Jerry Starr thought he was taking the safe approach when a twister was reported heading towards his suburban neighbourhood outside Oklahoma City last May.
He grabbed his teenage daughter Dyonna, and his dog Tobi, and drove to the local Del City Hall, which is a public storm shelter.
But when he arrived a police officer told him the only way they could come in was if Tobi, his shih tzu-yorkie mix, stayed outside. No pets allowed. So Starr and Tobi rode out the storm in his car.
“I love her and there’s no way I was going to live knowing I was abandoning her,” said Starr.
Modern forecasting technology now gives residents hours of notice of threatening conditions and precise projections of a storm’s likely path. Residents are bombarded with warnings to take shelter.
But as the spring storm season arrives in Tornado Alley, emergency officials are still wrestling with a dilemma posed by pets.
Since many public shelters won’t accept animals, people wind up dashing across town to rescue their pets or stay in unprotected houses rather than hunker down in safety.
“Pets and sheltering is always a problem,” said David Grizzle, emergency management co-ordinator for the college town of Norman, which closed its public shelters last autumn because of problems with pets and overcrowding.
“Pets come in and sometimes they’re hard to control,” he said, describing past scenes of dozens of frantic dogs along with snakes, chickens and iguanas taken inside.
Access to shelters has got special attention in Oklahoma this year after 79 tornadoes strafed the state in 2013, the second-highest total in the nation, killing 34 people and injuring hundreds. Most of the victims were in cars, houses or unreinforced buildings. A joint state-federal programme offered up to a US$2000 ($2300) rebate to help eligible homeowners install fortified “safe rooms” or above or underground shelters.
“One of the most common injuries that people may sustain during tornadoes, storms or straight-line winds are injuries from falling or flying debris, so it’s important to take shelter,” said Keli Cain, spokeswoman for the Oklahoma Department of Emergency Management.
But while the number of in-home shelters is growing, most people in small towns and of modest incomes depend on sturdy public buildings like schools, hospitals and courthouses. And more than 60 per cent of households have pets.
At city council and campus administration meetings, officials reviewing local emergency plans are again debating the implications of turning animals away.
“People are so attached to their pets, I don’t think it’s even possible to ban them,” said Byron Boshell, director of Security at Oklahoma City’s Integris Baptist Medical Centre, where people from surrounding neighbourhoods come when funnel clouds approach.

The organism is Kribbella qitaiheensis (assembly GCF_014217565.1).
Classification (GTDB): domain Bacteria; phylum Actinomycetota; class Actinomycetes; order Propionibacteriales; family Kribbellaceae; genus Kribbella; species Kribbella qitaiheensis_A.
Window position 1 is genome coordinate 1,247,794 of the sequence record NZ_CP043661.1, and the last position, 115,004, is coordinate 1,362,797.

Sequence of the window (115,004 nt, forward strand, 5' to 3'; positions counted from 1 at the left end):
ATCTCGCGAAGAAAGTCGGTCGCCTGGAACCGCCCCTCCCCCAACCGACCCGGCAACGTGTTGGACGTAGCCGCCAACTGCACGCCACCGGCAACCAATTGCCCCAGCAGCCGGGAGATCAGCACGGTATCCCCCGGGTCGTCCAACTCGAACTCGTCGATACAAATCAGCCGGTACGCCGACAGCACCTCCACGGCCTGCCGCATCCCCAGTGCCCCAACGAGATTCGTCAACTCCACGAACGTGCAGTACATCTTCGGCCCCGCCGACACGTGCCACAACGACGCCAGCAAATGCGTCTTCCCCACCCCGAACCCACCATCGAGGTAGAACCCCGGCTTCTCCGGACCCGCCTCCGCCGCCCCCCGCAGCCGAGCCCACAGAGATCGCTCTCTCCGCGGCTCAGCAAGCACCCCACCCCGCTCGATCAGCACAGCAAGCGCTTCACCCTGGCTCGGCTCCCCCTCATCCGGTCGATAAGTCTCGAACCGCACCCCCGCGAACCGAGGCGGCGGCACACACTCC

Staff members try to herd the pets to the basement garage, away from the patients. But at some shelters, 60 to 70 dogs may be packed in with the people.
Southwestern Oklahoma State University, in Weatherford, used to allow pets into the campus buildings until several bad scenes involving dozens of barking, lunging dogs and other panicked animals. The animals “were kind of terrified from the storm and also strange people”, said Rick Bolar, chief of campus police.
One of the final straws in Norman’s decision to close its shelters came when one family was asked to put its dogs outside to make room for another family that had arrived.
“The adults actually got into fights over that decision and trying to boil down the priority of who should be inside a facility during a storm: a pet or a person …” Grizzle said.
But holding to the no-pets policy isn’t easy because of the chilling consequence rebuffed people sitting outside in their flimsy cars as the twisters move in.
When a tornado approached the community of Tuttle last May 31, Suzanne Brown, 48, rushed to shelter at the local city hall, which was equipped to accommodate 1000 people. She managed to sneak in her cat but not her pomeranian, so she remained outside as the storm came through. She was unharmed, but eight people in nearby El Reno died.
“My dog is like my child,” she said. “I know some people don’t understand that.”
The National Weather Service recognised the pet predicament in a report on last May’s tornadoes in Oklahoma. The report recommended that local emergency managers get the word out on how to shelter pets during severe weather but didn’t have any options to suggest.
Emergency officials say that at the very least, pet owners should think ahead about where they’ll go. Brown said she was already thinking. “We understand that when we have to go, they get into a crate,” Brown said.
– Herald on Sunday/AP